Stab Magazine | Watch: The Gudangs Shredding Your New Summer Cure-All

Watch: The Gudangs Shredding Your New Summer Cure-All

“For me in California, I could ride that board almost every day, it just gets me psyched, like paddle in and boom you got speed under your feet, you’re up and skating across flat sections…”

hardware // Jun 7, 2018
Words by stab
Reading Time: 3 minutes

It has been a long winter here in Southern California; the last few humble offerings of south swell have been met by surfers south of Point Conception like drowning men and women taking a desperate breath. 

The Worst Winter Ever has lowered expectations, expanded our definition of “rideable,” and most certainly had us reconsidering our small wave equipment. 

With the hopes of soaking up every drop of summer sweetness, Dane, Tanner, and Pat Gudauskas got into the shaping bay with Channel Islands ace in the hole, Mike Andrews, as well as the rest of the CI R&D squad, to design a small wave take on Dane G.’s beloved Rocket-9, arriving at the swallow-tailed thoroughbred seen under the boy’s feet in the edit above: meet the Rocket Wide 

Ain’t she purdy? Photo courtesy Channel Islands. 

With grovelers on our mind and a south swell set to arrive in t-minus one week, we hit up Dane for some backstory on CI’s new spicy looking small wave number. 

Stab: The Rocket 9 was a surprisingly versatile board, but a lot of people probably mistook it for a proper, straight-up groveler (I recall you having kind of a massive one, as a step-up, no?). What spurred widening the Rocket 9 up and giving it a makeover? 

Dane: The original Rocket 9 model was really designed to take the speed you feel with a normal shortboard, and change the outline to allow you to take different lines on the wave face.

Essentially I wanted to go as fast as I could, lay the board on a rail in tight areas of the wave, and trust in the design to allow for the board to come back underneath me. 

It didn’t really matter if the wave was 2 feet or 12 feet, it really allowed for a lot of control under your feet, in the curve of pocket and lip of the wave. I love that board, they are shorter, with the wide point pushed forward a few inches and a really pulled in tail.

It’s a really fun shape, and we’re excited to continue playing with that design, creating options for generating more speed in really small waves while still maintaining that rippable excitement that gets you fired up to go surf. 

I’ve never seen you un-fired up to surf, Dane. Who did you guys work with on this one? Andrews? 

Mike Andrews has been really fun to work with in the shaping bay. We worked together to create the Rocket 9, and he has been super knowledgable, taking our feedback and translating it into a more user-friendly small wave Cadillac.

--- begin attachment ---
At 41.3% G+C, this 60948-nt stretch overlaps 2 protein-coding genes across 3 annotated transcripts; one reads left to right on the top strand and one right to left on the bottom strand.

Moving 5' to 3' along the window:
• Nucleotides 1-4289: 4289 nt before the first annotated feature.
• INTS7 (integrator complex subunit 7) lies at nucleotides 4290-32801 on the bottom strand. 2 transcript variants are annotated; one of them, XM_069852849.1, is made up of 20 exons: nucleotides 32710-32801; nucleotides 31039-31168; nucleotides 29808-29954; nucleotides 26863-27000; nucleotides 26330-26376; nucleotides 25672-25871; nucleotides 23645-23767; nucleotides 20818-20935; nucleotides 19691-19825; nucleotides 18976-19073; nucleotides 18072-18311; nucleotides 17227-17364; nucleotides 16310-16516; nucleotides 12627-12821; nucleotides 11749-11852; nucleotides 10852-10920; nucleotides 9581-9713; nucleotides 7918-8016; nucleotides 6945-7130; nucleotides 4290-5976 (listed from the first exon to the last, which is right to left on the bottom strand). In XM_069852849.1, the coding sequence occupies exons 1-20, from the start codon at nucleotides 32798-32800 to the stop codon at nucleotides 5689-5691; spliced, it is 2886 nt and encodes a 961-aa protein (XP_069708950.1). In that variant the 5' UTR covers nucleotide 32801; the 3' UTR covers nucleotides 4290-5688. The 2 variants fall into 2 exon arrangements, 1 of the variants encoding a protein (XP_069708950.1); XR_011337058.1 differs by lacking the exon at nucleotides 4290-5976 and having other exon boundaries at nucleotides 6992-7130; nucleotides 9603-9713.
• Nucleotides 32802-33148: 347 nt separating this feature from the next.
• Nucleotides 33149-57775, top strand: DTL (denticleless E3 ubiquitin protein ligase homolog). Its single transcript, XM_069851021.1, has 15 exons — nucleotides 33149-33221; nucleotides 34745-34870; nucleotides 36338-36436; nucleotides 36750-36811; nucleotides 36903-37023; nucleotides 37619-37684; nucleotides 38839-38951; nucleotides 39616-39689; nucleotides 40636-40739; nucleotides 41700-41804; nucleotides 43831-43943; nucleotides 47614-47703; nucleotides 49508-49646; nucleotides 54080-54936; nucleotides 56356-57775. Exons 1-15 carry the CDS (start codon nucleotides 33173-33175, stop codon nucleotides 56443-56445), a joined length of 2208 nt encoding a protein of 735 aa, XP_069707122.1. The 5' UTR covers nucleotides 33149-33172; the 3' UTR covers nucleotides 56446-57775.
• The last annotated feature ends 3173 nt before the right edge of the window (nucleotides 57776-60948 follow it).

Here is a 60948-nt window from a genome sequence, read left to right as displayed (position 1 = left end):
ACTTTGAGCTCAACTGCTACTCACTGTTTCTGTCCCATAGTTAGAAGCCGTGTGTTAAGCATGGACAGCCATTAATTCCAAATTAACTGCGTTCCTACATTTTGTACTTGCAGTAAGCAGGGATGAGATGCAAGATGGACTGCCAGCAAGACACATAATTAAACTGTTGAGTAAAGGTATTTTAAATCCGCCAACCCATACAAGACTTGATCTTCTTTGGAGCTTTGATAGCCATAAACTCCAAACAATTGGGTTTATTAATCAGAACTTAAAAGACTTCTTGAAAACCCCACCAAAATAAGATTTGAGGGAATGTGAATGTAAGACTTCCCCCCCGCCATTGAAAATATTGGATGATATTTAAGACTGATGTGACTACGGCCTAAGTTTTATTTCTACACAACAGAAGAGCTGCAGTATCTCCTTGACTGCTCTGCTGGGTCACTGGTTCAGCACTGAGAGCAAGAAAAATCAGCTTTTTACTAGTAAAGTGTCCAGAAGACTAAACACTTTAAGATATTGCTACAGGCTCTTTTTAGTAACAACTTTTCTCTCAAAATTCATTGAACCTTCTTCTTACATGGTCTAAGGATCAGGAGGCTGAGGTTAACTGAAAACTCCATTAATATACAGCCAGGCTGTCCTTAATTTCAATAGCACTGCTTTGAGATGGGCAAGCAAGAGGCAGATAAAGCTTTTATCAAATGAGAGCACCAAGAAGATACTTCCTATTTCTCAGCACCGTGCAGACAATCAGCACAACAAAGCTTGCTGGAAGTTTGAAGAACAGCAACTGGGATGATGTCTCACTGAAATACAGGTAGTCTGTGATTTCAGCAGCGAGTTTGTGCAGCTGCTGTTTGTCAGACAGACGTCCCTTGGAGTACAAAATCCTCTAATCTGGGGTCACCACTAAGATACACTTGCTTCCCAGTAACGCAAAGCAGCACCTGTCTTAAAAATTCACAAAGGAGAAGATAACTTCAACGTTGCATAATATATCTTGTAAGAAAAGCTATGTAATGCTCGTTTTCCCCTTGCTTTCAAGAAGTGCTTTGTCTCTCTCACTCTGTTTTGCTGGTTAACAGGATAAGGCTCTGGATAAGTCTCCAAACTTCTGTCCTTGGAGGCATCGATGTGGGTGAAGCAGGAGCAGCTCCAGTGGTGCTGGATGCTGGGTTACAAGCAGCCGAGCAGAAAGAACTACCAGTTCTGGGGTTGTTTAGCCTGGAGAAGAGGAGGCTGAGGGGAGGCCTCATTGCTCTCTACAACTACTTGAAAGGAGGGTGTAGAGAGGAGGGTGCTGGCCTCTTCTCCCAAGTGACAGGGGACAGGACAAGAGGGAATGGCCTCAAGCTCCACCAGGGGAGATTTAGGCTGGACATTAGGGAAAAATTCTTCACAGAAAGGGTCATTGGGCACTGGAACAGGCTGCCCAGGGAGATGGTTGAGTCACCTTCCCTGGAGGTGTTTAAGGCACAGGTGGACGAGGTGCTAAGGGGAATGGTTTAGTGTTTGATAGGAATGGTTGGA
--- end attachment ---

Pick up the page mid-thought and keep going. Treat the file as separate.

All the crew at Channel Islands have been super involved with the R&D of this shape as well—nothing gets me more stoked that seeing someone in the lineup or someone on a CI, ripping on an idea you worked on.  

What should a person be looking for in a board, for the Rocket Wide to be their daily driver? 

It’s a great option if you live in more beachbreak style waves, or even cruisey point breaks. It’s really a board designed for an ease of generating speed when the conditions are smaller and soft.

For me, in California, I could ride that board almost every day, it just gets me psyched, like paddle in and boom you got speed under your feet, you’re up and skating across flat sections. It’s fun. 


“I could ride that board almost every day, it just gets me psyched, like paddle in and boom you got speed under your feet, you’re up and skating across flat sections.

Fin set-ups? what have you guys been running in them? 

It’s versatile, just like the original Rocket 9—you can ride the same board as a quad, thruster, a twin plus mini-trailer, or even a straight twin fin, and they all work.

It’s nice because it’s not limited to just that one fin setup, so if you aren’t feeling one, you can just mix it up until you find that magic combo.

Any magic sessions on the early models? 

Magic in a way of being surprised at how responsive it felt under my feet—but those sessions definitely wouldn’t have been the ones with waves you drew on your notebook at school.

Just like some super small days at T street, I remember riding the first modification, and then the next, and feeling like “Wow, we are onto something here.” The mojo was flowing. 

It has definitely given me the opportunity to really enjoy surfing small waves again. 

Available in multiple technologies? 

The Spine-tek technology seems to work really well with the Rocket Wide… Maybe because it’s generally a shorter model and the waves are so small that you are riding, that it seems to have a nice spring and natural lift to it.

But you can never go wrong with just a straight PU board either.

Nathaniel Curran with a Channel Islands Rocket Wide in spine-tec. Photo courtesy Channel Islands. 

Any recommendations as far as sizing? How much shorter and wider than the Rocket 9 should we be ordering?

I ride my Rocket Wide the same Length as the original Rocket 9. With that wider tail block, and a wider entry of the outline, the initial speed you get is noticeable right away. 

I ride a 5’11” shortboard, and my go-to dimensions for the Wide is 5’8” x 19 1/4” x 2 7/16”.   

Dream waves for the Rocket Wide?

T-Street to Trestles… some days you just gotta get out there and go surf!


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